Sexfluent approaches sexuality through a different lens, seeing sexuality as more than what we do with another person sexually, but as a natural and important part of who we are. Their more inclusive approach focuses on more than just sex but engages with topics like mental health, sexual orientation, harm reduction with substance use and so much more.
Describe your charity/non-profit in a few sentences.
Sexfluent is a sexual health, mental health and harm reduction resource geared to help provide education for youth from a place of empowerment.
What problem does it aim to solve?
The biggest issue we face is how to get people educated on sexual health, mental health and harm reduction from a place of empowerment. Much of this education is so deeply rooted in stigma and shame and does not create a safe space for people to properly take care of themselves. Sexfluent breaks down these barriers by allowing people access to education with inclusive language, and through interactive self-empowerment. Our online platforms also help to foster community and larger conversations amongst people which directly impacts fighting stigma and shame.
When did you start/join it?
I have been working with Sexfluent for two years now. Sexfluent was created by CANFAR, who I have been working with as an ambassador since 2020. I had the pleasure of working with the team on the development of the platform prior to launch and now get to be one of the faces of Sexfluent.
What made you want to get involved?
As a sober, non-binary, HIV-positive, pansexual advocate it’s been a journey to get to a place of acceptance of all of the beautiful parts of who I am. Unpacking years of internalized shame and stigma is no easy task. I got involved because I wanted to help make the world a safer place for other people like myself who are trying to just live their lives and understand who they are.
What was the situation like when you started?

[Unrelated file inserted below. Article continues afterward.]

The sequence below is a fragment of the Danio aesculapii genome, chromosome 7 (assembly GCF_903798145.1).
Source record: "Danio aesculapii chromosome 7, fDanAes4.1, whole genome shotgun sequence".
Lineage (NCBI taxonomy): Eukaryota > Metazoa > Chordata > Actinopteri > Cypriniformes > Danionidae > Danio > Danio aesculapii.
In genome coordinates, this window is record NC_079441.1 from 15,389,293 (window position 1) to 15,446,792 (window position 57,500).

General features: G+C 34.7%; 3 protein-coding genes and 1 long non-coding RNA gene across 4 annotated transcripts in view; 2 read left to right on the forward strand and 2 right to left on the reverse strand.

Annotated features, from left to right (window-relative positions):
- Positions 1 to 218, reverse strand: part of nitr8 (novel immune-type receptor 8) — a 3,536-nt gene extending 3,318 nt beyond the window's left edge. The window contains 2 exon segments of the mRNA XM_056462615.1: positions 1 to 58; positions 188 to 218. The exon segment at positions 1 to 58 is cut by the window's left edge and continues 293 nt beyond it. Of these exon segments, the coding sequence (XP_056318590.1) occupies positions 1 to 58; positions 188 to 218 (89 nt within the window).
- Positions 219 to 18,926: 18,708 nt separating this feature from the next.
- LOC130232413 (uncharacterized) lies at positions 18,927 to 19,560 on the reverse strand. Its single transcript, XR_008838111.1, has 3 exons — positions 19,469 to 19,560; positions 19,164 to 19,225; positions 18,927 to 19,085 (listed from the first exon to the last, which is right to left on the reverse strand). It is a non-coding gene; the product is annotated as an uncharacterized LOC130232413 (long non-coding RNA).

Trying to find educational information just with inclusive language on the internet was basically non-existent. It was also like a scavenger hunt as often websites only touch on one subject instead of being an umbrella of information. There was a major need to streamline, and rewrite much of this outdated education.
CANFAR conducted a national youth survey in 2019 and identified so many gaps in how we engage with youth, what they want to learn about and the reality of their lives when it comes to sex, sexuality, mental health and substance use. The findings are telling and worth a read.
How has it changed since?
The response has been incredible. I can’t believe the daily messages we get from people all over the world thanking us for helping them to access information, or inspiring them to learn more about the many topics we talk about.
What more needs to be done?
Running our websites and social media is really the first step but really what needs to come next is working directly with the education systems on how they are teaching on these topics and removing the harmful language, stigma and shame from these classes. We want to be a partner to other organizations to help inspire and create a larger change within this field of work.
How can our readers help?
Share our social media platform and website with friends or on your own social media account. The more people we can connect with the greater the impact we can create.
Also take a moment to reflect on your own education, are there subjects within mental health, sexual health or harm reduction that you might not know much about? Take some time to teach yourself and don’t wait until one of these topics directly impacts you or someone you love. We must take ownership of our own learning to help create a safer place for all.
Do you have any events coming up?
Yes, excitingly we have the World AIDS Conference in Montreal happening from July 29 to August 2. It is the largest global health gathering in the world and it is the premier conference for those working in the field of HIV.
Where can we follow you?
PAY IT FORWARD: What is an awesome local charity that you love?